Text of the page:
It would have been easy to overindulge, so the plan is more on the lines of a seperate trip for each of the five main buildings...Today's pick turned out to be 'Enlightened Observers', a look at the evolution of documentary photograpy through the century. Varied and extremely moving, it alone is worth the trip.

On the way in, we got a sampling of the prospective acoustics in the courtyard, as the band ran through a brief soundcheck.

The barren intimacy of the songs from their '09 record 'Hospice', were taken up a notch, thanks to incessant touring, but maintained the ability to connect emotionally.

It was fascinating to watch outside the hardcore of fans clustered at the foot of the stage, back to the tourists who would stop and watch, sometimes engage, and sometimes move on...

If you listen closely enough during 'Bear', (above), you can hear the meeting of the 'Valley Singles Club' cloistered near us, doing what singles at free events the world over do...

As dusk fell, the stream of tourists tapered off, and the crowd settled in as the band moved into the heart of their set, nearing the end with a stunning version of 'Two', featuring guest vocalist Holly Miranda.
The perfect capper to a lovely evening at the Getty.

Saturday, September 4, 2010

Eyes On The Prize(s)

Monitoring the Polaris Prize (Canada) and the Mercury Prize (UK) is always entertaining, and unlike the Grammys, educational as well...
Shortlists for both have been announced amidst the usual weeping, wailing, and gnashing of teeth, and both are intriguing...

Breaking down Canada: the shortlist includes Tegan & Sara, Shad, The Sadies, Radio Radio, Owen Pallett, Dan Mangan, Karkwa, Caribou, Broken Social Scene, and The Besnard Lakes. The last two will undoubtedly be familiar to followers of this space, while Tegan & Sara have built up a nice following here in the states with their last few records, and The Sadies are starting to nab some very high profile opening slots (Arcade Fire) this fall. Caribou and Owen Pallett (as Final Fantasy) also have indy profiles down here with their last few works.

Juries on both are geared to industry professionals, and for some reason tend to come down left of center in their choices, compared to the inbred miasma of the Grammy process. (Which, to be fair, has lightened up a bit in the last two years, but has a way to go...) Interesting to see how it plays out: while Broken Social Scene's 'Forgiveness Rock Record' is a great and varied piece of work, my heart ultimately sides with 'The Besnard Lakes Are The Roaring Night', which will be part of my year end conversation about best LP's, regardless of geography. It's a sprawling, densely layered record that reveals different pieces everytime I listen to it. Concept or not, an LP that hangs together that you can totally get lost in is an increasingly rare commodity.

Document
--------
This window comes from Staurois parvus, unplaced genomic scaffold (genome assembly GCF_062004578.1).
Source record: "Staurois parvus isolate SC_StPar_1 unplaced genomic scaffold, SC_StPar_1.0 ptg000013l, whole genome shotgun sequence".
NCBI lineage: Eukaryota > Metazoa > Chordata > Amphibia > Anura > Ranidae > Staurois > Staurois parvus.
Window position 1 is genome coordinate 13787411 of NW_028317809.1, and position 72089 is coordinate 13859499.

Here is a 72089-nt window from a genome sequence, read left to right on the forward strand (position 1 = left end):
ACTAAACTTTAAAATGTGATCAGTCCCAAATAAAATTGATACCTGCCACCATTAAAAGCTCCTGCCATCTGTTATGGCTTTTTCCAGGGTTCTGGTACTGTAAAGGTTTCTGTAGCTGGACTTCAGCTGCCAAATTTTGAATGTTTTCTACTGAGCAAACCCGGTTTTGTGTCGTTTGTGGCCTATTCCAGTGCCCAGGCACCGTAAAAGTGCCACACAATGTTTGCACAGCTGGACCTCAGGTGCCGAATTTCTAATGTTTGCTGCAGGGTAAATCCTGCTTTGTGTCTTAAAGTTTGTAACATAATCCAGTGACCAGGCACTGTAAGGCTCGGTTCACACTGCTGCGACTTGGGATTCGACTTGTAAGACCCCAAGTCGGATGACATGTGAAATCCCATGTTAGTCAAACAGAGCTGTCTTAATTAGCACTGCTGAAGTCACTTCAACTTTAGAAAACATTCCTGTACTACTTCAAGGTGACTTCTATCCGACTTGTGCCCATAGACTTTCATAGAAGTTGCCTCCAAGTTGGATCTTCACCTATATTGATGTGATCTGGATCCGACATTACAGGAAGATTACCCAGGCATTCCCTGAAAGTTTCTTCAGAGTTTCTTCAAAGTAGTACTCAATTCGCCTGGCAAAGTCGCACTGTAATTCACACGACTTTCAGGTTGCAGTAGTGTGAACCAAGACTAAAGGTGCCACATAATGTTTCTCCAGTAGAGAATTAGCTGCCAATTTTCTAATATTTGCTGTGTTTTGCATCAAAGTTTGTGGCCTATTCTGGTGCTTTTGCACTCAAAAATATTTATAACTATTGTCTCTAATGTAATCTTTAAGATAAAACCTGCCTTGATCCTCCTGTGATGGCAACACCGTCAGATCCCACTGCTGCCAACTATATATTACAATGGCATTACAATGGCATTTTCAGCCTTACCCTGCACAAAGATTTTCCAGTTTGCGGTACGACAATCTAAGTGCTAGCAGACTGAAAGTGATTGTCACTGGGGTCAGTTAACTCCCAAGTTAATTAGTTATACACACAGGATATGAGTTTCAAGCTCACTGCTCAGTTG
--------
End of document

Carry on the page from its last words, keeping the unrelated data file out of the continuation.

Now, across the pond, the Mercury Prize has its by now usual collection of the unusual...Nominees this year are: Biffy Clyro, I Am Kloot, Dizzee Rascal, Paul Weller, Corinne Bailey Rae, XX, Villagers, Kit Downes Trio, Foals, Laura Marling, Wild Beasts, and Mumford & Sons.

Dizzee Rascal and Laura Marling, (from completely different directions), seem to figure in most of the learned handicapping thus far. Dizzee seeking to fill the slot of a country desperate for its own conquering hip hop multimedia figure, a la Snoop Dogg or Ice Cube. Ms. Marling gets major points for overcoming a well reviewed first album and not succumbing to the sophomore jinx.

For some reason, Mumford & Sons have an elevated profile on this side of the pond, stealthily racking up the sales for no discernable reason.

In the sentimental bracket, old hand Paul Weller has made his feistiest effort in quite some time, the nervy "Wake Up The Nation", and Corrine Bailey Rae has rebounded from grave personal issues to totally trump her also well received debut with "The Sea", an ambitious record that takes her closer to Joni Mitchell territory, (in terms of emotional depth), than all of the Joni wannabees that litter the highway...

At the end of the day, though, there seems to be no escaping The XX, who's self.titled record has evolved into a steady seller stateside, thanks to relentless touring, and a stubborn belief in their songs. Like Beach House's 'Teen Dream', it doesn't necessarily work on paper, but after living with it, there's no way to purge these songs from your head...

September is upon us, and these prizes are soon to be announced, but the bottom line is: Congratulations to all the nominees, and thank you for an interesting year of music...